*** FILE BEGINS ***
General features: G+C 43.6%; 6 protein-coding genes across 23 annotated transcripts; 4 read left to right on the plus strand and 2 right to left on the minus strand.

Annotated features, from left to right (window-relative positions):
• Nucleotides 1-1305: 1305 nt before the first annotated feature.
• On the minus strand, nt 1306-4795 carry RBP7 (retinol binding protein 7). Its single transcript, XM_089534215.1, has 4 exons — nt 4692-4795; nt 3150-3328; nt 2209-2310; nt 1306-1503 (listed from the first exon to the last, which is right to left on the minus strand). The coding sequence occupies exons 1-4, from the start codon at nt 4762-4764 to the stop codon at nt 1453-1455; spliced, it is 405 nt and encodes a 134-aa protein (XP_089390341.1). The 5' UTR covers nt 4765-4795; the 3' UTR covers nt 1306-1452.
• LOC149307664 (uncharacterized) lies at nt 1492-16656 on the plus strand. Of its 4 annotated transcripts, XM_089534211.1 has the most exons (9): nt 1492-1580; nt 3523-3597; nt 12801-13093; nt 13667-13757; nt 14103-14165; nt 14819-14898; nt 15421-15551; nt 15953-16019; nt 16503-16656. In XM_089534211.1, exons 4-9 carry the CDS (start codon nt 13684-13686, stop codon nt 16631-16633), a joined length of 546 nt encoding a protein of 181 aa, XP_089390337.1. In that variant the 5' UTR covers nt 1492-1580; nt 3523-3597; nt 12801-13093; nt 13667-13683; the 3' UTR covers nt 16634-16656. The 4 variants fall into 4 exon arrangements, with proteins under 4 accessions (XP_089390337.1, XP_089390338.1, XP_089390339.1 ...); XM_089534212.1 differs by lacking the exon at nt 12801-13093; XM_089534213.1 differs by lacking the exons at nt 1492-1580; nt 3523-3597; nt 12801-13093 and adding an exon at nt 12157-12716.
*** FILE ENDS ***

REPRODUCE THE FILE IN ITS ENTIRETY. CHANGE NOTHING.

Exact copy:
General features: G+C 43.6%; 6 protein-coding genes across 23 annotated transcripts; 4 read left to right on the plus strand and 2 right to left on the minus strand.

Annotated features, from left to right (window-relative positions):
• Nucleotides 1-1305: 1305 nt before the first annotated feature.
• On the minus strand, nt 1306-4795 carry RBP7 (retinol binding protein 7). Its single transcript, XM_089534215.1, has 4 exons — nt 4692-4795; nt 3150-3328; nt 2209-2310; nt 1306-1503 (listed from the first exon to the last, which is right to left on the minus strand). The coding sequence occupies exons 1-4, from the start codon at nt 4762-4764 to the stop codon at nt 1453-1455; spliced, it is 405 nt and encodes a 134-aa protein (XP_089390341.1). The 5' UTR covers nt 4765-4795; the 3' UTR covers nt 1306-1452.
• LOC149307664 (uncharacterized) lies at nt 1492-16656 on the plus strand. Of its 4 annotated transcripts, XM_089534211.1 has the most exons (9): nt 1492-1580; nt 3523-3597; nt 12801-13093; nt 13667-13757; nt 14103-14165; nt 14819-14898; nt 15421-15551; nt 15953-16019; nt 16503-16656. In XM_089534211.1, exons 4-9 carry the CDS (start codon nt 13684-13686, stop codon nt 16631-16633), a joined length of 546 nt encoding a protein of 181 aa, XP_089390337.1. In that variant the 5' UTR covers nt 1492-1580; nt 3523-3597; nt 12801-13093; nt 13667-13683; the 3' UTR covers nt 16634-16656. The 4 variants fall into 4 exon arrangements, with proteins under 4 accessions (XP_089390337.1, XP_089390338.1, XP_089390339.1 ...); XM_089534212.1 differs by lacking the exon at nt 12801-13093; XM_089534213.1 differs by lacking the exons at nt 1492-1580; nt 3523-3597; nt 12801-13093 and adding an exon at nt 12157-12716.